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    Author(s): R. Flint HughesAmanda L. Uowolo; Tavita P. Togia
    Date: 2012
    Source: Biol Invasions (in press) DOI 10.1007/s10530-011-0164-y
    Publication Series: Scientific Journal (JRNL)
    PDF: Download Publication  (804.15 KB)


    Invasive species are among the greatest threats to global biodiversity. Unfortunately, meaningful control of invasive species is often difficult. Here, we present results concerning the effects of invasion by a non-native, N2-fixing tree, Falcataria moluccana, on native-dominated forests of American Samoa and the response of invaded forests to its removal. We sampled species richness, seedling and stem densities, biomass, and soil inorganic N status in native-dominated forests, and in forests invaded by F. moluccana where it was subsequently removed. While total biomass of intact native forests and those invaded by F. moluccana did not differ significantly, greater than 60% of the biomass of invaded forest plots was accounted for by F. moluccana, and biomass of native species was significantly greater in intact native forests. Biomass of native Samoan tree species following removal of F. moluccana accumulated rapidly from 128 Mg ha-1 immediately after tree girdling treatment to 185 Mg ha-1 following 8 years of post-removal recovery, at which point biomass of F. moluccana-removal plots did not differ significantly fromnative-dominated forest plots. Native trees exhibiting early successional traits accounted for a large portion of aboveground biomass in these forests where frequent large-scale disturbance events (i.e., tropical cyclones) are a salient feature. We suspect that this is the single most important reason why F. moluccana removal is a successful management strategy; once F. moluccana is removed, native tree species grow rapidly, exploiting the legacy of increased available soil N and available sunlight. Seedling densities of F. moluccana were high in invaded forest stands but effectively absent following only 3 years of forest recovery; a result likely due to the shade cast by reestablishing native trees. Although F. moluccana is a daunting invasive species, it exhibits characteristics that make it vulnerable to successful control: it is easily killed by girdling or herbicides, and its seeds and seedlings do not tolerate shade. These characteristics, combined with the important capacity for rapid growth exhibited by many of Samoa's native trees, provide conditions and opportunities for successful, long-term control of F. moluccana across lowland forests of American Samoa. Caution should be exercised, however, in anticipating comparable management success in the control of F. moluccana elsewhere, as post-removal responses of invaded forest communities may differ dramatically from what has been documented in American Samoa.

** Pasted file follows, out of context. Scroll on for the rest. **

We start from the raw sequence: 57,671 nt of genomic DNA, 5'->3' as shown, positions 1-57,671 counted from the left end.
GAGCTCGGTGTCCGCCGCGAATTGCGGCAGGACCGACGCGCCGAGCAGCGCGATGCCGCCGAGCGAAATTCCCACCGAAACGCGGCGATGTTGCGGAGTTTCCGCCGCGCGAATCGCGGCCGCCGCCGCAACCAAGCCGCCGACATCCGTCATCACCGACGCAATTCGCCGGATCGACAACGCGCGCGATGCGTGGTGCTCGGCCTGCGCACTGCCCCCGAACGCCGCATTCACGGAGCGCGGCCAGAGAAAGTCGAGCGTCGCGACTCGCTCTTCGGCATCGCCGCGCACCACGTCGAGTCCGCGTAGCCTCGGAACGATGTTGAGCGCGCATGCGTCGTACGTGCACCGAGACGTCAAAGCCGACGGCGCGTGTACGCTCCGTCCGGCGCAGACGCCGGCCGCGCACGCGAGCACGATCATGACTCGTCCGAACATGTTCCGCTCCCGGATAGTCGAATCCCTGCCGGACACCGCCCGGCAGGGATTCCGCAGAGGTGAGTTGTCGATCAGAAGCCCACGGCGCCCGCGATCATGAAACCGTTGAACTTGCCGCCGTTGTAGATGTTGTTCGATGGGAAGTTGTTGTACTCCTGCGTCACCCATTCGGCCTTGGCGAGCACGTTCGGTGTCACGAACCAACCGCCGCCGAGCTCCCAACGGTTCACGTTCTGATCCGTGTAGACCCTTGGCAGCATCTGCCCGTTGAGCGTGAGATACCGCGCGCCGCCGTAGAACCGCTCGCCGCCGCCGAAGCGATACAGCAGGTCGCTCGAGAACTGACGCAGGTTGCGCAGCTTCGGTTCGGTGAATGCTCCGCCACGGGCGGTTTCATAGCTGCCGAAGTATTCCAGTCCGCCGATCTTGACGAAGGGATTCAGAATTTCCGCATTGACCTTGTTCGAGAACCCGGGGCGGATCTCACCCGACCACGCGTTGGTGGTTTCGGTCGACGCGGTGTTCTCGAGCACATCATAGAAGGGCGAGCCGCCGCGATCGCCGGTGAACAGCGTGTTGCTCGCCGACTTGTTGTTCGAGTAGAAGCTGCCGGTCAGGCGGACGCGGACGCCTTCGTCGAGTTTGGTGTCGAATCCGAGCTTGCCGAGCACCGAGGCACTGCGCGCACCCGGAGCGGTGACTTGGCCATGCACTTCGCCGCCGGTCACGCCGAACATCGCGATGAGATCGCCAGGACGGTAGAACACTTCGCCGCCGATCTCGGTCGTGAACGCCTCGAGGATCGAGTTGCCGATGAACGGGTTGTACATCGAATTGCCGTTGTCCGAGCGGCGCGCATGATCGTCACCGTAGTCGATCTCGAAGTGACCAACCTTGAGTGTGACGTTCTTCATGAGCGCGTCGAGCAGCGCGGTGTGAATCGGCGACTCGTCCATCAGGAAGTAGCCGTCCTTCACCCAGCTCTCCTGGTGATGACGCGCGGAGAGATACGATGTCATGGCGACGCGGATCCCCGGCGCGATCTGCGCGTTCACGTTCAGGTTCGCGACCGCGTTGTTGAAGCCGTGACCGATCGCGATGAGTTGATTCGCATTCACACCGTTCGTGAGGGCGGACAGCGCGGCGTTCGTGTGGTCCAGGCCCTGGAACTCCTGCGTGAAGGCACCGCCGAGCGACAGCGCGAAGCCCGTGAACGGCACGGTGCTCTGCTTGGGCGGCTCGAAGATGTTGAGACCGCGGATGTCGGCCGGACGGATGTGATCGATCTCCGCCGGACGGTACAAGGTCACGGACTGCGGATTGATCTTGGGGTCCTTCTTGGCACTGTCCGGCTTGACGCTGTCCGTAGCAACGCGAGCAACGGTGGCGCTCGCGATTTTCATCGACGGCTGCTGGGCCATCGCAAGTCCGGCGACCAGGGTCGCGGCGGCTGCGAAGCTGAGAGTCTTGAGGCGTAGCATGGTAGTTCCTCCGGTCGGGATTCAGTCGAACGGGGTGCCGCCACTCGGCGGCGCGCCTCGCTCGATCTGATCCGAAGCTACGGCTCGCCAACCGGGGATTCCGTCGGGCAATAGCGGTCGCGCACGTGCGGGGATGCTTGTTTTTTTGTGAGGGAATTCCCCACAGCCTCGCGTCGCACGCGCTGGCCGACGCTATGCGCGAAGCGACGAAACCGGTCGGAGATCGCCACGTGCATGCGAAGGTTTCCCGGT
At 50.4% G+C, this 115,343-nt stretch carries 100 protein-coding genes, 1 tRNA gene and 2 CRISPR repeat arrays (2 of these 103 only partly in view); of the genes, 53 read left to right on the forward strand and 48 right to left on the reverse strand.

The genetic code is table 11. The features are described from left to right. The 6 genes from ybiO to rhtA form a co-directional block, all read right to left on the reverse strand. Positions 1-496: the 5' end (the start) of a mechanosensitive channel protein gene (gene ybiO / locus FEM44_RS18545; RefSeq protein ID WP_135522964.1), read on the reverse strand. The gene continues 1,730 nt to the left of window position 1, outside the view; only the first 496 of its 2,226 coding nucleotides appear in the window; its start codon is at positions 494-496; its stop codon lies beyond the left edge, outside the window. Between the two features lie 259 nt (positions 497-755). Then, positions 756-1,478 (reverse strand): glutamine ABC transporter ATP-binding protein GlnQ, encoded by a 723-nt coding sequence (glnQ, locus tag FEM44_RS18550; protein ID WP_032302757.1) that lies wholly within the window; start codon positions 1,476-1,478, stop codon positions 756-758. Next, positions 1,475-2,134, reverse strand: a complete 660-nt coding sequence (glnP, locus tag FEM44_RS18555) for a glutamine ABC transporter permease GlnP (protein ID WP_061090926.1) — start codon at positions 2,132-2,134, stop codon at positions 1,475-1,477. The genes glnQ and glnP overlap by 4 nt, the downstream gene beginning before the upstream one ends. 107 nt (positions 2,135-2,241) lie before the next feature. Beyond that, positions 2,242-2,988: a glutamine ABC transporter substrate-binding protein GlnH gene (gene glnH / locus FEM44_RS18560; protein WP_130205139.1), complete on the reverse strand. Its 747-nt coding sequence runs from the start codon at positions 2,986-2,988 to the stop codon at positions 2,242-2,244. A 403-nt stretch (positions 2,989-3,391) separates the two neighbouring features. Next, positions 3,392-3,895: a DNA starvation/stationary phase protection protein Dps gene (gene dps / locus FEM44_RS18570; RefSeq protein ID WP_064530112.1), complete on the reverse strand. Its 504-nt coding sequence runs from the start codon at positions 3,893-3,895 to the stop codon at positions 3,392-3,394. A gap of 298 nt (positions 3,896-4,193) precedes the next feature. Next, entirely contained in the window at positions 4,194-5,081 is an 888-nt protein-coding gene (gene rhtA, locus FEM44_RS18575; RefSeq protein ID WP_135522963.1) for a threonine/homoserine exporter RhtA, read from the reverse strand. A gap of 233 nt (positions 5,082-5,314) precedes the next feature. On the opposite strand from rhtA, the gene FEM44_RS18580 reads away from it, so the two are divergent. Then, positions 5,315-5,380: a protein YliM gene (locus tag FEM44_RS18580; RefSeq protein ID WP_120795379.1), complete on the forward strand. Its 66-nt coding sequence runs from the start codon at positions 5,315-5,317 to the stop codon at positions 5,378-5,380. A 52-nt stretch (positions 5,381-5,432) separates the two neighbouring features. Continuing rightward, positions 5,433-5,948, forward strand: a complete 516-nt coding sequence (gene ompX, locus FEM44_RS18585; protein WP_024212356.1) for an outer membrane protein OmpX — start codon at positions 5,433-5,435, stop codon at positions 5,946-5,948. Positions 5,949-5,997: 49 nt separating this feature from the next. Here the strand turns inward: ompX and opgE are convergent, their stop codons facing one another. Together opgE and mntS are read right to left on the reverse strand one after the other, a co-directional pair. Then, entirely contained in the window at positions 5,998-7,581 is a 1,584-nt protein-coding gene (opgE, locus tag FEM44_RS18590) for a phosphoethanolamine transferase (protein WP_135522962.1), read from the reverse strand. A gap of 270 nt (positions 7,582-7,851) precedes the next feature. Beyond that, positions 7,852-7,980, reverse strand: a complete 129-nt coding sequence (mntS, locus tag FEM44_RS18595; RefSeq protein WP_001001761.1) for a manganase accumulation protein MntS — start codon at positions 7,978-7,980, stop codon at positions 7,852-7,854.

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    Hughes, R. Flint; Uowolo, Amanda L.; Togia, Tavita P. 2012. Recovery of native forest after removal of an invasive tree, Falcataria moluccana, in American Samoa. Biol Invasions (in press) DOI 10.1007/s10530-011-0164-y


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    Invasive species, Disturbance, Pacific Islands, Samoa, Biomass, Richness, Soil nitrogen, Succession

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